If you are looking for an answer to the question What is Artificial Intelligence? and you only have a minute, then here's the definition the Association for the Advancement of Artificial Intelligence offers on its home page: "the scientific understanding of the mechanisms underlying thought and intelligent behavior and their embodiment in machines."
However, if you are fortunate enough to have more than a minute, then please get ready to embark upon an exciting journey exploring AI (but beware, it could last a lifetime) …
In the twenty-first century, AI techniques have experienced a massive surge in interest following concurrent advances in computer power, large amounts of data, and theoretical understanding. Companies are focused on it, Google has rebuilt their software around it, and Mark Zuckerberg personally hires and pays AI engineers seven figure salaries right out of graduate school. AI is simply the hottest area in technology. But, what exactly is AI, and how can it impact your investments? These are the questions we will try to explore in this week's newsletter.
Jibo is a personal robot with a difference. It is unlike the stationary Amazon Alexa or Google Home. It attempts to offer the same repertoire of features while adding its physical presence and mobility to the mix. Quoting Time Magazine, "Jibo looks like something straight out of a Pixar movie, with a big, round head and a face that uses animated icons to convey emotion. It's not just that his body swivels and swerves while he speaks, as if he's talking with his nonexistent hands.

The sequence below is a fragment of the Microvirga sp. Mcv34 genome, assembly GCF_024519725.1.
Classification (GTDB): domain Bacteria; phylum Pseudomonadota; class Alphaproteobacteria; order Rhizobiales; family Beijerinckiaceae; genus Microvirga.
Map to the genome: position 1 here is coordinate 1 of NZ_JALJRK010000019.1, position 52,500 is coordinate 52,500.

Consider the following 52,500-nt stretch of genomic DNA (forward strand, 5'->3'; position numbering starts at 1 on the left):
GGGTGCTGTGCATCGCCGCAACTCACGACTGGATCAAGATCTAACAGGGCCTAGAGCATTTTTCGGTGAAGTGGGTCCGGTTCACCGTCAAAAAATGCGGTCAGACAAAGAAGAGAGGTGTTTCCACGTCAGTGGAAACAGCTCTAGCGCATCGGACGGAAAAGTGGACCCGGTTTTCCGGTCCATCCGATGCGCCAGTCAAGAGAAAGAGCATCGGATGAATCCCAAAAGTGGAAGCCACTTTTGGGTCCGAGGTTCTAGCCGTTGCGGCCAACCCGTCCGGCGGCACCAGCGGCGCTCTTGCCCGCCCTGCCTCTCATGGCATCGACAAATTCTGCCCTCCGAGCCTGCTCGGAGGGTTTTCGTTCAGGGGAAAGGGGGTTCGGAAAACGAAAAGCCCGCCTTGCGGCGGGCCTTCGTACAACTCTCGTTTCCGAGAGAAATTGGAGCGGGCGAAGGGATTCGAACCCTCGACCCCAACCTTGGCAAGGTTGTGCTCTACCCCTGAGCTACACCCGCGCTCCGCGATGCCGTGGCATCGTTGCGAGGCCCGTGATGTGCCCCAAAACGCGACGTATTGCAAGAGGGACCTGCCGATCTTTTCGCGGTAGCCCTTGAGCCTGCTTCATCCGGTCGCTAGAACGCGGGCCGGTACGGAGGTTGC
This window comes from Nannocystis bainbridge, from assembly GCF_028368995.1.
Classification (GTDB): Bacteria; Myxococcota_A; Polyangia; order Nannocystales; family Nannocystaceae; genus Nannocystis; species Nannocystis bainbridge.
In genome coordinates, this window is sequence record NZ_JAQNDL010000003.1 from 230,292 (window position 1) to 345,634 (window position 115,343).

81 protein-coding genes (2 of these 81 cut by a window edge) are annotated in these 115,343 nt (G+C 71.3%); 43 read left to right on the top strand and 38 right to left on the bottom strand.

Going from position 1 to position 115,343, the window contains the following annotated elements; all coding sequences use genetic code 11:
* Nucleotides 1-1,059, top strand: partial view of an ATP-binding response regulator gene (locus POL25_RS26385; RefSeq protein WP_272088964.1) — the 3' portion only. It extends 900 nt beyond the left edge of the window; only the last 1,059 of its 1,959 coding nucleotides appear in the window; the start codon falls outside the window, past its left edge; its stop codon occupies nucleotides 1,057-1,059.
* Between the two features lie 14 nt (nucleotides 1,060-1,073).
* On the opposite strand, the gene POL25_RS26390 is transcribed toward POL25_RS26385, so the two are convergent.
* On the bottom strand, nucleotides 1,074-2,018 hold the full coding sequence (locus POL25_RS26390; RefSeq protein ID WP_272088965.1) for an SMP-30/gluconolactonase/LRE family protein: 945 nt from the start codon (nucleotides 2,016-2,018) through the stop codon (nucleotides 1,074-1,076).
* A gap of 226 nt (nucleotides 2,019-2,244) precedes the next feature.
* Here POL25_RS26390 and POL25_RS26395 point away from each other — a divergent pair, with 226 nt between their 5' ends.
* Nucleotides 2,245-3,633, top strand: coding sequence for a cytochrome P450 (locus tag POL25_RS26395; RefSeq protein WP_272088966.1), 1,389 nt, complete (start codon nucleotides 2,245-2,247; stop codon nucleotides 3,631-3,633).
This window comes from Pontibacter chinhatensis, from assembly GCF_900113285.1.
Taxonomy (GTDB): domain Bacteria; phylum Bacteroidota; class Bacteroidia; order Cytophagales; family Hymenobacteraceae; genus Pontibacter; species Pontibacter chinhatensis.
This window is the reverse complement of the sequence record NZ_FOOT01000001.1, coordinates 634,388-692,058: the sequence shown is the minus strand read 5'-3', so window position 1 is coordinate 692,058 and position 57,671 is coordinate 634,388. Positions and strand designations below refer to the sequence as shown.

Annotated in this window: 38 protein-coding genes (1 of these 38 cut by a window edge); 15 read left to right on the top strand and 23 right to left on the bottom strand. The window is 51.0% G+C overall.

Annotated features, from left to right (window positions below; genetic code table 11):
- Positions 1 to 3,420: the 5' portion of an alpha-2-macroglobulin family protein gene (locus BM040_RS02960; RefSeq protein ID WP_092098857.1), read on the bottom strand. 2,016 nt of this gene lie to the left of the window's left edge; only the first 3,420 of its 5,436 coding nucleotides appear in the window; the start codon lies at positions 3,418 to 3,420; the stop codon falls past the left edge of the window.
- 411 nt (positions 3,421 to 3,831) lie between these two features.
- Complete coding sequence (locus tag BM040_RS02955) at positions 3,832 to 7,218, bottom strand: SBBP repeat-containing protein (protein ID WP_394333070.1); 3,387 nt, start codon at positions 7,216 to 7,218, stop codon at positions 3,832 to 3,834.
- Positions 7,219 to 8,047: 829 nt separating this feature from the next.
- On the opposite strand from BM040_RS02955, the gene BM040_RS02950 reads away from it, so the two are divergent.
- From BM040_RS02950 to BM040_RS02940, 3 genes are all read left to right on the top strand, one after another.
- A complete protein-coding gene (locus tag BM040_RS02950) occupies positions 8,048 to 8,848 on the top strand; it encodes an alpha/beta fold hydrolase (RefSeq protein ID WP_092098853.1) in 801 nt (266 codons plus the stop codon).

If you're reading this article, chances are that you're pretty aware of the fact that many things are moving from the physical world to the digital one -- from editorial content to retail. But sometimes, those online experiences still leave something to be desired; a trend we've noticed over the past couple of years is retailers harnessing technology in an attempt to mimic the level of customer service and personalization you might get from a really good, attentive salesperson IRL. While shopping online is supposed to be convenient, it can often be overwhelming. Many online retailers boast tens or hundreds of thousands of brands and SKUs, and if you don't know exactly what you're looking for, and how it will fit you, the experience can be pretty frustrating. To mitigate that, retailers with the resources to do so are working to use data collection and, in some cases, AI to create more personalized shopping experiences -- i.e., showing you products it thinks you will like based on what you've purchased before, sort of like fashion's version of Spotify Discover Weekly or Apple Music's For You tab.
The most futuristic thing I have ever bought used to be a Sonos music player. I'd have people over just to show it off. "Name a song," I'd say. "Go on, any version of any song by any act that ever lived. So they would, and I'd pull out my phone and – hey presto – seconds later, that song would boom out across my living room like magic.
Bot Libre is a free open source platform for artificial intelligence, chat bots, virtual agents, live chat, and more. Create your own chat bot, share it with others, connect it to the world. Create your own personal chat bot avatar, embed it on your website, or blog. Create a customer service virtual agent for your business, embed it on your business website. Reply to tweets and messages, retweet, and manage your feed.